DEEP inside the caves of KP and Balochistan, thousands of coal miners toil in search of ‘black gold’ day in and day out. Often wearing only helmets with torchlights, the poorly trained miners have little safety equipment and are at risk of contracting various illnesses from constant exposure to coal dust, heat, noise and chemicals. While some lose their eyesight, develop musculoskeletal disorders or cannot work because of injuries from accidents, others die from inhaling toxic fumes or from suffocation or burns when the mines collapse on them after an explosion. They receive little to no compensation by their employers, many of whom are connected to power and who exploit the miners’ poverty and lack of voice in society for a meagre wage. On Friday, members of the Pakistan Central Mines Labour Federation gathered outside the Quetta Press Club to demand better working conditions and safety equipment. Just a few days earlier, four miners had been killed when a landslide struck a mine in Dukki. According to the union, there have been around 16 deaths of miners in the past two months alone. In 2018, over 160 coal miners were killed, while approximately 300 others suffered serious injuries.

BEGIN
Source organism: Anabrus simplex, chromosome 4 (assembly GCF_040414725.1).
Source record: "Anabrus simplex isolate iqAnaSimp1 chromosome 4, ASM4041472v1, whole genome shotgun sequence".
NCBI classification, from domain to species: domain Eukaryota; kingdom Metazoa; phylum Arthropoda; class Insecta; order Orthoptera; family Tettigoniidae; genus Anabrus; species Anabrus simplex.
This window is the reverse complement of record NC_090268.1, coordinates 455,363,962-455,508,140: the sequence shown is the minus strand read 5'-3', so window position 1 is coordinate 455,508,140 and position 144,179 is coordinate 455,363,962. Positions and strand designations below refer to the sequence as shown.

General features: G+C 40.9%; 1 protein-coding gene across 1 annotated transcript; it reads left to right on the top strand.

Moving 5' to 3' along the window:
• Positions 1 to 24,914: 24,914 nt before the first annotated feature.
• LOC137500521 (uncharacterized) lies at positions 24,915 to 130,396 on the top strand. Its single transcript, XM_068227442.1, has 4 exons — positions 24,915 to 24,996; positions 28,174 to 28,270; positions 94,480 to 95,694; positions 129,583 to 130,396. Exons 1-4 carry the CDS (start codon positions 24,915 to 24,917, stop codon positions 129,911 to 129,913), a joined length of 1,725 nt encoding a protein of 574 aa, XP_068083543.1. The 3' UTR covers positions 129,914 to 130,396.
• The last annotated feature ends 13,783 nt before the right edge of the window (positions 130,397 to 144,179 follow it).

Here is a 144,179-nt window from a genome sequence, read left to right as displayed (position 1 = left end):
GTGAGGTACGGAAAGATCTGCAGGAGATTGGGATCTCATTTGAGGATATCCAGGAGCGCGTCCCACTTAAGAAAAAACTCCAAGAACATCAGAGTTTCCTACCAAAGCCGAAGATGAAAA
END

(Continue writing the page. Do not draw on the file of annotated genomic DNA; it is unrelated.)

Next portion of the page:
Unfortunately, the death of a coal miner — or even hundreds of deaths — rarely makes headlines or leads to any concern amongst the vast majority of people or their elected representatives. Instead, it is passively accepted as being the nature of the work. The tragedy of coal miners simply illustrates how greed triumphs over human life and dignity. At a time when much of the world is moving away from coal due to its disastrous implications for the environment, successive Pakistani governments have been showing greater interest in this sector. As a result, coal is one of the largest industries in the country. It is a good time as any to remember this is only made possible on the backs of the miners.
Published in Dawn, February 17th, 2020